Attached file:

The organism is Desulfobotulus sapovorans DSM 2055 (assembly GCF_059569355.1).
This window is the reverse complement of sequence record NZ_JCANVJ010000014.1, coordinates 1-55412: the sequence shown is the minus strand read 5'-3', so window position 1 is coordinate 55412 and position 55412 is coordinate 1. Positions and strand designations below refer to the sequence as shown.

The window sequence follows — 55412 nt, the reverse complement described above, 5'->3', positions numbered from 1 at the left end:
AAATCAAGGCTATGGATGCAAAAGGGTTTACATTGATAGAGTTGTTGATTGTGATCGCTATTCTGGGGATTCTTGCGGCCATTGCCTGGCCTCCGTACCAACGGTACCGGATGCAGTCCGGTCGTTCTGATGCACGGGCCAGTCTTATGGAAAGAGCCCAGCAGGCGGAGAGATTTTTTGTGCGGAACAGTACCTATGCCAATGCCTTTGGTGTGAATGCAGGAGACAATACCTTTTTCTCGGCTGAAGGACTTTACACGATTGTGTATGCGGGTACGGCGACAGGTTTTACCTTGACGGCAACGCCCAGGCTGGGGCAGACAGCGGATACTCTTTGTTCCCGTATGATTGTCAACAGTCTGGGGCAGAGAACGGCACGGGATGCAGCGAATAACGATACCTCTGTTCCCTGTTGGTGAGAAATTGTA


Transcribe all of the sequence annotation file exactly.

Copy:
The organism is Desulfobotulus sapovorans DSM 2055 (assembly GCF_059569355.1).
This window is the reverse complement of sequence record NZ_JCANVJ010000014.1, coordinates 1-55412: the sequence shown is the minus strand read 5'-3', so window position 1 is coordinate 55412 and position 55412 is coordinate 1. Positions and strand designations below refer to the sequence as shown.

The window sequence follows — 55412 nt, the reverse complement described above, 5'->3', positions numbered from 1 at the left end:
AAATCAAGGCTATGGATGCAAAAGGGTTTACATTGATAGAGTTGTTGATTGTGATCGCTATTCTGGGGATTCTTGCGGCCATTGCCTGGCCTCCGTACCAACGGTACCGGATGCAGTCCGGTCGTTCTGATGCACGGGCCAGTCTTATGGAAAGAGCCCAGCAGGCGGAGAGATTTTTTGTGCGGAACAGTACCTATGCCAATGCCTTTGGTGTGAATGCAGGAGACAATACCTTTTTCTCGGCTGAAGGACTTTACACGATTGTGTATGCGGGTACGGCGACAGGTTTTACCTTGACGGCAACGCCCAGGCTGGGGCAGACAGCGGATACTCTTTGTTCCCGTATGATTGTCAACAGTCTGGGGCAGAGAACGGCACGGGATGCAGCGAATAACGATACCTCTGTTCCCTGTTGGTGAGAAATTGTA